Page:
Human-induced mortality from vessel collisions and bycatch in fishing gear (Panigada et al. 2006), together with the potential effects of the disturbance caused by growing whale watching activities, lead to the inference that the subpopulation is declining. Fin Whales have been described as particularly abundant during the summer months in the Corso-Ligurian-Basin, which is considered their major feeding ground in the Mediterranean Sea. A sharp decrease in Fin Whale abundance has been observed in the Pelagos Sanctuary over the last decade, with estimates of 900 individuals reported from the western Ligurian Sea in 1992 (Forcada et al. 1995), declining to significantly lower numbers (N=147; CV=27.04%; 95% CI=86-250) in 2009 (Panigada and Lauriano pers. comm.). While the sharp decrease of Fin Whales in the Pelagos Sanctuary may be due to whales relocating elsewhere within the Mediterranean, their decrease in prime Fin Whale habitat must be addressed with precaution, and a population decline in the ...
Abstract:. Stock structure hypotheses for North Atlantic fin whales, Balaenoptera physalus, have based largely molecular genetic analyses. This paper describes fin whale photo-identification catalogues in the North Atlantic Ocean and the Mediterranean Sea that may house data useful for testing these hypotheses. There are three independent fin whale catalogues in the western North Atlantic. The North Atlantic Fin Whale Catalogue presently contains 841 unique individuals sampled along the coast of North America, from the New York Bight north to the Gulf of St. Lawrence. Two catalogues in the Gulf of St. Lawrence, held by the Mingan Island Cetacean Study (MICS, n=430) and the Groupe de Recherche et dÉducation sur les Mammifères Marins (GREMM, n=100), expect to begin reconcile their catalogues in the near future. A few small photo-ID holdings were identified in the eastern North Atlantic and the Europhlukes project provides an alternate option for photo-identification data across a wide range of ...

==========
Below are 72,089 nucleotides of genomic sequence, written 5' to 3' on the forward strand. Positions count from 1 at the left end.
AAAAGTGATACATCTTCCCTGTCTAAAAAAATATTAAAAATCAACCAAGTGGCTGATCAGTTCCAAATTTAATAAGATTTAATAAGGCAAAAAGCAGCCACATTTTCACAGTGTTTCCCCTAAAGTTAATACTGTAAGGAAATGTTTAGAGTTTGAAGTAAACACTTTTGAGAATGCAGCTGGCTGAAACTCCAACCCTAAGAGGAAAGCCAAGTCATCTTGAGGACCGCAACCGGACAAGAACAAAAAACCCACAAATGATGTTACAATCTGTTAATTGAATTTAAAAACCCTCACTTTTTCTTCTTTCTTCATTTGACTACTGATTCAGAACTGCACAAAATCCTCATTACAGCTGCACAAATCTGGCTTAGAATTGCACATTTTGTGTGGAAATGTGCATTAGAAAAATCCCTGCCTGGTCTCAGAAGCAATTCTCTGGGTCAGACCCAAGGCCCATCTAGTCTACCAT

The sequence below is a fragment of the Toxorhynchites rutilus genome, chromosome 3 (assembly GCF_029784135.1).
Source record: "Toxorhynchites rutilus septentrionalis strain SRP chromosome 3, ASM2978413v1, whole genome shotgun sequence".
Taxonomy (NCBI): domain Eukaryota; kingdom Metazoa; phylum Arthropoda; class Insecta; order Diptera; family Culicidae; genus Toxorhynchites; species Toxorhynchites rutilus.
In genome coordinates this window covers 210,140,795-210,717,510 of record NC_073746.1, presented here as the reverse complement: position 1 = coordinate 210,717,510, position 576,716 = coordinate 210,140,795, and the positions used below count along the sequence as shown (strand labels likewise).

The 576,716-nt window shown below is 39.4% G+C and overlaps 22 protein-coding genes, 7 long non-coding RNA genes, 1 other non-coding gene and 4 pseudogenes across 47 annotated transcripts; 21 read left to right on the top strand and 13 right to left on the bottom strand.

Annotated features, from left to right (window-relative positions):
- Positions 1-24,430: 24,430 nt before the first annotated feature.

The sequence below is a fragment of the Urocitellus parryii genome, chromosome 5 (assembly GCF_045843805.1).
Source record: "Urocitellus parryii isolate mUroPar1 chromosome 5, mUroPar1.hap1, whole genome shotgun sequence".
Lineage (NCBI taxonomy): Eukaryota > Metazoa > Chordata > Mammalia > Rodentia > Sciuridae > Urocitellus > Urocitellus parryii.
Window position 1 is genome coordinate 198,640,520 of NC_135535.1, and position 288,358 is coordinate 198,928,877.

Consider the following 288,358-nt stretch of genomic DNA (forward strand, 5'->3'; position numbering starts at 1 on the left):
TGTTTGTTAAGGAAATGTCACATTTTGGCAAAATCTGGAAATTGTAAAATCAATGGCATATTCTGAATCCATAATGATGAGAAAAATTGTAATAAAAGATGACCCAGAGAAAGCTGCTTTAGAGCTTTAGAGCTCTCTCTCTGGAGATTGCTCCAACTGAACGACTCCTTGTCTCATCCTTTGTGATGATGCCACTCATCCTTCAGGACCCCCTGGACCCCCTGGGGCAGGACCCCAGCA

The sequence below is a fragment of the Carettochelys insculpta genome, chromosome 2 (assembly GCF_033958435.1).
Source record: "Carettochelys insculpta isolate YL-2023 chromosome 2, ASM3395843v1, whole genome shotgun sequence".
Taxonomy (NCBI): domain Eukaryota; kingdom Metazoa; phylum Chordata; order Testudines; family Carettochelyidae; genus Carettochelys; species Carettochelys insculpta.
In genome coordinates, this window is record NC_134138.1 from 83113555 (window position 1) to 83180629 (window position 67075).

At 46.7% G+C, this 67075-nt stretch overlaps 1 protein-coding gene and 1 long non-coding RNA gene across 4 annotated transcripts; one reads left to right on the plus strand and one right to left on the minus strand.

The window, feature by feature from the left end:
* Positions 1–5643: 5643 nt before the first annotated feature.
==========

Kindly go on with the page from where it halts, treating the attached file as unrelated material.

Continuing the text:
The fin whale is the second longest of all of the baleen whales, and has the typical rorqual body form, which is long, slender and streamlined. Fin whales produce a tall columnar blow that can be six metres high. The fin whale is found in all of the worlds major oceans. It is a migratory species that spends the winter months in temperate mid-latitude waters where it gives birth and mates and then it migrates to higher latitudes for intensive summer feeding.